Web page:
5 works of art that have comforted me

June 5, 2014

Art is not simply something that hangs in a gallery and is viewed in austere silence and with confused reverence. 

 

I go to galleries because I like art, but I still find galleries intrinsically weird places where we all have to adjust to fit into the expected mind frame and behaviour so that I can stay.

 

So... I have been on a bit of a quest recently to try and work out how to make art more accessible, essentially how to take it out of the galleries and into our lives. I haven’t necessarily worked it out but, I think the way we simply think about art has a lot to do with it. 

 

(When I am referring to ‘art’ here I am mostly ignoring the art that is more aimed towards design / advertising / purely for decoration. Nothing wrong with this type of art, it’s just not what I am talking about here.)

 

In an effort to take art out of the ‘silent, reverent, white walls’ of the gallery I thought I’d begin to share some of my own feelings about particular art works. 

 

Today that is 5 works that have somehow comforted me.

 

Art is not always able to be explained or understood in words but I’ll do my best. I’m also not necessarily writing about what the artists intended, or what you might see. This is just what I felt. 

 

The best thing is to take the time to have a look at the works. I’ve only included works where I’ve been able to find a link them. Click on the artist name or work of art to go to the image - trust me, each artwork is worth visiting!

 

1. Ranjani Shettar

Sun-sneezers

 

I went in to see this exhibition at the NGV in 2011 and fell in love with these floating, shadowy rings. The feeling of the sense of floating has stayed with me and influenced my own work and I already loved the use of shadows. There was something deeply beautiful about these very simple shapes and structures that just hung there in their space. I wanted to be able to get a cup of tea and sit under them, but instead had to just come back to the room they were in a few times and hope it wasn’t too busy.

 

2. Libby Byrne

Deep cries out to deep (the image in the centre on the top row)

 

I saw the original of this at Libby’s exhibition at Chapel on Station Gallery and felt the strong connection between these two people. 

 

Even though the person down the bottom appears to be having to hold themselves up, they don’t necessarily seem to be dominated. Instead I feel they are the one offering something in the oval egg of light to the person above. I couldn't afford a print but I did buy a smaller postcard of this which I still have.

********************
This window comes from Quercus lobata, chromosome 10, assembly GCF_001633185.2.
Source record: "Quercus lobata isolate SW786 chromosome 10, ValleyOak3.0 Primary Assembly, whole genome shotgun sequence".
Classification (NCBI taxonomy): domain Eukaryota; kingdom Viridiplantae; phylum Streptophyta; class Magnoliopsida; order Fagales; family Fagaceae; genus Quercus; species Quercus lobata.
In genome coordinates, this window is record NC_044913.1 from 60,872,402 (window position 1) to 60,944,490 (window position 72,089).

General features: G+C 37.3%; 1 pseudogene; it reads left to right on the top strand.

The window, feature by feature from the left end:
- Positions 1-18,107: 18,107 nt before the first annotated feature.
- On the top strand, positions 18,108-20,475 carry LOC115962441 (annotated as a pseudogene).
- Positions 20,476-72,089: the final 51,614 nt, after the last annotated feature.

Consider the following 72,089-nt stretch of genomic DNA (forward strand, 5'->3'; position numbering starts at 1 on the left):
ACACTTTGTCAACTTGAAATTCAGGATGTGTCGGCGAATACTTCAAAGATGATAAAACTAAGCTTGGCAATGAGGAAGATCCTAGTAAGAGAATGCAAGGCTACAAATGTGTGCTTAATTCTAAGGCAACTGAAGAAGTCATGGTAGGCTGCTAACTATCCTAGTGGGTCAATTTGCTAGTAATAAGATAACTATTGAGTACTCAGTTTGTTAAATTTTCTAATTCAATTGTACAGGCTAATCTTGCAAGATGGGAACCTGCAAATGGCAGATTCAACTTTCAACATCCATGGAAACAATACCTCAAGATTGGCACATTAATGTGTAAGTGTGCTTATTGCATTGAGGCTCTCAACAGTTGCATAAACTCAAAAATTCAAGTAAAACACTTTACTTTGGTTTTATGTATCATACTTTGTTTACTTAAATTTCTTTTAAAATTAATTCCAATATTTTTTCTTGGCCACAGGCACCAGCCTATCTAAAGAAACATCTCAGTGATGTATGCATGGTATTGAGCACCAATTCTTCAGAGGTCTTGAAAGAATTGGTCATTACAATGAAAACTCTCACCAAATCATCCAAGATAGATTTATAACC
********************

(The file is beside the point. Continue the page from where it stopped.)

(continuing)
3. Mark Rothko

Number 22

 

I haven’t seen this one ‘in the flesh’ but there is still something about it that seems to radiate light. It’s quite large and Rothko used textured brush strokes which, when I have seen his work in real life (http://www.ngv.vic.gov.au/col/artist/1210?view=rowview) , makes me want to touch it (but I don’t, cos I know you’re not supposed it….:). There is something about the tension between the simplicity of the idea of this painting contrasted with the beautiful space it leaves for you to get a little lost inside it that I think draws me in, offers some sort of comfort and is a bit uplifting.

 

4. Antony Gormley
Sound II

 

Again, not one that I’ve seen in real life, but even the images from books and online have stayed with me and given me hope that we might be able to find a sense of renewed spirituality within our places of worship. I find this calming yet inspiring, restful yet energising.

 

In particular it is the 2nd image (Sound II from a distance) that stays with me. This is the image I see in my minds eye when I think about it. The figure from a distance, standing in the water that reflects the beautiful arches back towards themselves. The figure is alone but not lost. We can see the figures ‘stitching’, the individual sections that make up their whole self.

 

5. Peder Severin Kroyer
Marie in the Garden

 

If you’ve heard me talk at Tabor you’ve probably heard about this one. This was a pivotal picture for me. I’ve never seen the real thing, I stumbled across it in an old calendar of classic paintings. But this image stayed with me through many difficult times. This beautiful lady and garden represented all sorts of things for me. She gave me a place to sit by her and read, a beautiful garden to look at, an opportunity to be with others when I couldn’t physically or actually be with others. I still love this painting and find comfort in it, both because it reminds me of what it was then, but also because of what it has become now. I can now place myself within different locations of this painting to what I could before. 

 

If this is something you are greatly interested then I recommend that you look up some of Alain de Botton as I am finding his work very helpful in this thought process. 

There’s a great article and lecture at: http://www.ft.com/intl/cms/s/2/4c2d3894-dab3-11e3-9a27-00144feabdc0.html (it is 45 mins but a worthwhile 45mins)

 

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